A Yes.
Q If the persons who joined the rumble which you saw are in this court, can you point to them if they are in this court?
A Yes.
Q Kindly step down from the witness stand and go to the persons who are seated in the bench for the accused and point to this court the persons whose faces you were able to identify at that time of the rumble and touch the shoulders of the persons?
A (witness stepped down from the witness stand and proceeded to the bench assigned for the accused and touched the shoulder of accused Rene Colonia, witness touched the shoulder of accused Eduardo Colonia and witness touched the shoulder of accused Jose Larry Colonia).
xxx                      xxx                          xxx

What was the last act that you saw after Rene struck Mallari with a wood?

A The stabbing.
Q Who stabbed Mallari?
A Larry Colonia.
Q If Larry is in court, can you identify him?
A Yes.
Q How far were you from Mallari and Larry Colonia when Larry stabbed Mallari?
A Three meters.
Q What did you see, what weapon did Larry Colonia use in stabbing Mallari?
A A hunting knife.
Q How many times did you see Larry stabbed (sic) Mallari?
A Once.[13]
No cogent reason exists to overturn the trial court's finding that Urcinado positively and unequivocally identified appellant as the felon who stabbed Mallari. Urcinado had a good look at his companion's assailant. He actually saw appellant stab Mallari as he was just three meters away from the victim.  This is in addition to the fact that the Colonia brothers were familiar to him since he had been stationed in Kiburiao, Quezon, Bukidnon for a year prior to the incident.  It is doctrinal that the trial court's evaluation of the credibility of a witness and his testimony is accorded the highest respect, for the trial court has an untrammeled opportunity to observe directly the demeanor of a witness and thus, to determine whether he is telling the truth.[14]

Second, appellant raises the defense of alibi, saying that, at the time of the incident, he was at home asleep. Such defense does not merit serious consideration. For alibi to prosper, it is not enough for the accused to prove that he was somewhere else when the crime was committed. He must also prove that he could not have been physically present at the scene of the crime or its immediate vicinity at the time of its commission.[15] In this case, Eduardo claimed that, at time of the incident, he and his brothers, Rene and Jose Larry, were already asleep in their house which was 300 meters away from the crime scene. Clearly, there was no physical impossibility for the appellant to be at the scene of the crime when it happened. Likewise, the defense of alibi must be supported by credible corroboration, preferably from disinterested witnesses.  While appellant's alibi was corroborated by Daylinda Oro, such corroboration was not credible and, as observed by the trial court:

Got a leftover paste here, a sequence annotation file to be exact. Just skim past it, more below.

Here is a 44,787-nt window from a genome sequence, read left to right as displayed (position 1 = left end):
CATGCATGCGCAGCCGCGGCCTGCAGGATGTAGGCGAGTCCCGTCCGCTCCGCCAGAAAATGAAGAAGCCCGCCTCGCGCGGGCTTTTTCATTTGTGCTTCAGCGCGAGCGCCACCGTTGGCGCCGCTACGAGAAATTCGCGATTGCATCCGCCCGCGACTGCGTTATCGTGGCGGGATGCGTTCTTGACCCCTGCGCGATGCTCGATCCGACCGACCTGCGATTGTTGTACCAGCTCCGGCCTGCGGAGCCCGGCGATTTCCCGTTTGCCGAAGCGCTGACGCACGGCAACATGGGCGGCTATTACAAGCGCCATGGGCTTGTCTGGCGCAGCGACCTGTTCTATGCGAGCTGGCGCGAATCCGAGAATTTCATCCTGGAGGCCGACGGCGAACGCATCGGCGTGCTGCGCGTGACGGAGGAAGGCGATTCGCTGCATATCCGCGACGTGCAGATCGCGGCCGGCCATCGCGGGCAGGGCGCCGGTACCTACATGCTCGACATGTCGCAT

Likewise, the Court cannot believe defense witness Daylinda Oro's testimony as it is unnatural and highly improbable for a housewife to be out from her house that very evening from 8:00 o'clock to 12:00 o'clock to assist a neighbor in the household chores unmindful of her own family's needs and desires at that time. The Court cannot also believe her story of taking solely the task of looking for her daughter without asking her husband to join her.[16]
Moreover, Urcinado's positive identification of appellant as the author of the crime negates alibi. Alibi cannot prevail over the positive identification of the accused by an eyewitness who has no untoward motive to falsely testify.[17]

Third, appellant contends that the trial court erroneously appreciated treachery in the commission of the crime of murder.  He claims it should be downgraded to homicide.  We agree.  

Although it was established that appellant inflicted the fatal stab wound on Mallari, the trial court erroneously appreciated the qualifying circumstance of treachery.  For treachery to be considered, it must be clear that the accused deliberately and consciously adopted the means of execution that rendered the person attacked with no opportunity to defend himself or to retaliate.[18] Treachery is not presumed; it has to be proved as convincingly as the killing itself.[19] The prosecution evidence showed that the victim and accused Eduardo had a heated argument. It was only when the victim kicked Eduardo that Rene and Jose Larry joined the fracas.  There was an initial aggression on the part of the victim that resulted in the rumble and ultimately his death.  Thus, the victim was not totally defenseless. He was sufficiently forewarned of the possible reprisal from Eduardo's group.  Hence, we rule out treachery.